We're in a cold snap, which mainly means I fight Elizabeth about keeping a hat on, I find my fingers getting numb as she fights me about getting buckled in her car seat, I keep the fire roaring at home, and, sometimes, the pipes freeze.
Right now the fire isn't roaring because I'm letting the furnace do the work of heating our old house, since that's the best way to get the warmth to the far flung and poorly insulated kitchen, pantry and bathroom. I'd love to have the stove cranking out heat that would warm me in a cozier way than the furnace can do, but the timing isn't bad in that we needed to empty out some ash anyway.
I haven't put wood on since this morning. The flames and all chunks of wood disappeared in early afternoon. After I got the kids to bed, I opened the stove and was surprised how warm it was. I raked over the gray dead ash and was met with warm orange glow of still live coals. A bit of tinder, a puff of air and—poof—we'd have flame.
Hope is like that. Beaten down, trampled, extinguished again and again until you are certain you can hope no more. And then a word, a thought, a possibility and the glow begins. When Henry was in the hospital I was amazed by how tenacious hope really was. My own hope burnt down to ash many times, until I was afraid to hope again, until I wasn't sure I could hope again, and then the fever broke, he moved one notch closer to coming off the ventilator, doctors began murmuring about going home . . . And then he died. Could anything quench a fire more thoroughly? I remember not wanting to hope when I was pregnant with Kathleen, but being unable to stop.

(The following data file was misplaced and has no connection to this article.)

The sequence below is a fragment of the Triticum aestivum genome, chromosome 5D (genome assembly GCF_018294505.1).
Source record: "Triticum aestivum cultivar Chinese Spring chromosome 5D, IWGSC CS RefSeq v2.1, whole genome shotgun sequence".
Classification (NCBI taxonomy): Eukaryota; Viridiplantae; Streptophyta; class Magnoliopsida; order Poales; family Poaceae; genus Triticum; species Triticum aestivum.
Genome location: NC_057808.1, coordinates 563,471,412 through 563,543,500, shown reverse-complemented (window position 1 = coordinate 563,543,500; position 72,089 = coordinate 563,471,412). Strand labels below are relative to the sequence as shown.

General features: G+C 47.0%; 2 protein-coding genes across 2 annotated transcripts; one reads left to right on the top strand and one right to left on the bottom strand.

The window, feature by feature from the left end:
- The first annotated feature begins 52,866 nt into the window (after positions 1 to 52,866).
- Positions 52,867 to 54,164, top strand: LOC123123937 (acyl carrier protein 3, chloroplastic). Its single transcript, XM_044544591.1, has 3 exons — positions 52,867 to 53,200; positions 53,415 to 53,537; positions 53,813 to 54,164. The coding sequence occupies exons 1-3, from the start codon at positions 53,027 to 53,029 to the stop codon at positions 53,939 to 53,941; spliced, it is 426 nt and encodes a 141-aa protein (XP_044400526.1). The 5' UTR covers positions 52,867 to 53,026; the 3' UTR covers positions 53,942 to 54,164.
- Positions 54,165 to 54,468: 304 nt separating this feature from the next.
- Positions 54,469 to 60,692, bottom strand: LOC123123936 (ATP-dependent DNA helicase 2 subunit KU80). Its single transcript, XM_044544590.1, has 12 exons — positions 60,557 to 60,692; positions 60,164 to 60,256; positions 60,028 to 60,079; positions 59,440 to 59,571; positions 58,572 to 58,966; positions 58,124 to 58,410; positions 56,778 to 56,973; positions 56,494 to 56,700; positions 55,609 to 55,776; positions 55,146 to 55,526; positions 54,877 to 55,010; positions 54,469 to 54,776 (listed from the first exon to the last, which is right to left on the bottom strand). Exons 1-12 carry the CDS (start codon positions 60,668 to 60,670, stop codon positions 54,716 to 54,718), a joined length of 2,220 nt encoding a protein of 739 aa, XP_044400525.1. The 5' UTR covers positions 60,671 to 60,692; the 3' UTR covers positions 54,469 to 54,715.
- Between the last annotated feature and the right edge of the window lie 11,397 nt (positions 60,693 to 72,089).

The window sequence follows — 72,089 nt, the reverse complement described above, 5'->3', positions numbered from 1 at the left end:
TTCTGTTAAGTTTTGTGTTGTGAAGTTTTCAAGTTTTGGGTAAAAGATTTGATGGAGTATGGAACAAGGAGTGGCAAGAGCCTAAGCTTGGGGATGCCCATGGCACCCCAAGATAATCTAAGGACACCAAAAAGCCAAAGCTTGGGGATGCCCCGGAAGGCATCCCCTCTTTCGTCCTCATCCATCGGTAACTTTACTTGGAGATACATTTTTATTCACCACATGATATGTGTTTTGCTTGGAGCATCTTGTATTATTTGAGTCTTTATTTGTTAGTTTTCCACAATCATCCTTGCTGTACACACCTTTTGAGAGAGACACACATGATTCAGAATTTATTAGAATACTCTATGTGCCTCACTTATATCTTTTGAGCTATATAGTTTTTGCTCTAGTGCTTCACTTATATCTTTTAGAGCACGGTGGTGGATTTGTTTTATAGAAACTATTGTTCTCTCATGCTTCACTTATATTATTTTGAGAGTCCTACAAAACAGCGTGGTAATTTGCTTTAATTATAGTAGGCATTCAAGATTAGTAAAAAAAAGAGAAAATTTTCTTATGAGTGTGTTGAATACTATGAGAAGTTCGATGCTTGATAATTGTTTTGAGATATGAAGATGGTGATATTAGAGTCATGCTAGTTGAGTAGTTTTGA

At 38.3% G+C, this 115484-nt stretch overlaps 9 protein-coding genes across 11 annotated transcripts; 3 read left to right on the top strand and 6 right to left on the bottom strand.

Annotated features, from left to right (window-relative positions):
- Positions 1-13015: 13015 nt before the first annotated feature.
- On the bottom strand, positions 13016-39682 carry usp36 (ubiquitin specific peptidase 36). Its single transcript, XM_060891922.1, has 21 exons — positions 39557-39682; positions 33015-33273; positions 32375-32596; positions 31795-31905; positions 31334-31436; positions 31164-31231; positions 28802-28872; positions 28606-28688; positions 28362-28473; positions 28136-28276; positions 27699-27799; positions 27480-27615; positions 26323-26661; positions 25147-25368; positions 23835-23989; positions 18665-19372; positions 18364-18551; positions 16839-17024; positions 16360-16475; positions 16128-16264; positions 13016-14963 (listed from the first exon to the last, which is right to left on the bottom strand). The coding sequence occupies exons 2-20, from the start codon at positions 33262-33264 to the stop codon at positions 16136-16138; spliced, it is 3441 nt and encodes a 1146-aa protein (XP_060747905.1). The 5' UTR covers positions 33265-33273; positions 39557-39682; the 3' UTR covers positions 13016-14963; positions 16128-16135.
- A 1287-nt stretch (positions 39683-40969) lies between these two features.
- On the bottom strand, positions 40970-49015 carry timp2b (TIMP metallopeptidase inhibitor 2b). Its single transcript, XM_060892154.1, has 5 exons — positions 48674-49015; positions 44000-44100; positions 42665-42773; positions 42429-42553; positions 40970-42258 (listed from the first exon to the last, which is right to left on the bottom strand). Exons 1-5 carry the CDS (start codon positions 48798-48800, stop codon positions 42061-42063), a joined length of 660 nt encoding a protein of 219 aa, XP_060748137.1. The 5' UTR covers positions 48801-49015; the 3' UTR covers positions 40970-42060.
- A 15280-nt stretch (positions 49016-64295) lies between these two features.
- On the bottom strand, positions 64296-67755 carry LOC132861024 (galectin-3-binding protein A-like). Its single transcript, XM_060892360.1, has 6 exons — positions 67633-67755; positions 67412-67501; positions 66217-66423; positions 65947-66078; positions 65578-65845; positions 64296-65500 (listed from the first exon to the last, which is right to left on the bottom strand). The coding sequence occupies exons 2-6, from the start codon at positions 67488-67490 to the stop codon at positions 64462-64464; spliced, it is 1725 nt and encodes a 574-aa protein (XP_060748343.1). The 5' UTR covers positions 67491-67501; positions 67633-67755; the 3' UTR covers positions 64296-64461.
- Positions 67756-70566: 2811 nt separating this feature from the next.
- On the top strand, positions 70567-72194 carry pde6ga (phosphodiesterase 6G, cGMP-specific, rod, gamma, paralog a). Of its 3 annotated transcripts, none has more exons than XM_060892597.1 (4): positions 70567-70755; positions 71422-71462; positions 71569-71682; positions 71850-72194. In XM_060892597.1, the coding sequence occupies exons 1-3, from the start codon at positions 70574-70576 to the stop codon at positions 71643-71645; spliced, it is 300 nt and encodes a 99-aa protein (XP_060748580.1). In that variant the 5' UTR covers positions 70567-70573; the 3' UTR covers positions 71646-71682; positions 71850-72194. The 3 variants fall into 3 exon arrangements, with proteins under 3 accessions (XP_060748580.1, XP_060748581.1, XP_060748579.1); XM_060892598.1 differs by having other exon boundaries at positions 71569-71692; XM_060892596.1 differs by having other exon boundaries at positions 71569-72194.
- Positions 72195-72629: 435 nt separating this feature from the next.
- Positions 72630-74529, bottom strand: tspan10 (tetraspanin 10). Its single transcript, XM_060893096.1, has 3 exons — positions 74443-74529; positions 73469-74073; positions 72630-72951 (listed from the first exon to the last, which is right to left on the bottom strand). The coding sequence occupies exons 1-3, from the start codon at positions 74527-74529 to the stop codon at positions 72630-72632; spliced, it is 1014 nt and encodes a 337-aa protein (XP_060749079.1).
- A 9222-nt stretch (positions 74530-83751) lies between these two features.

My hope burns fairly steadily these days, but I remember when it was reduced to ash. And I remember how amazing it was to see it spring to life again. To warmth and hope.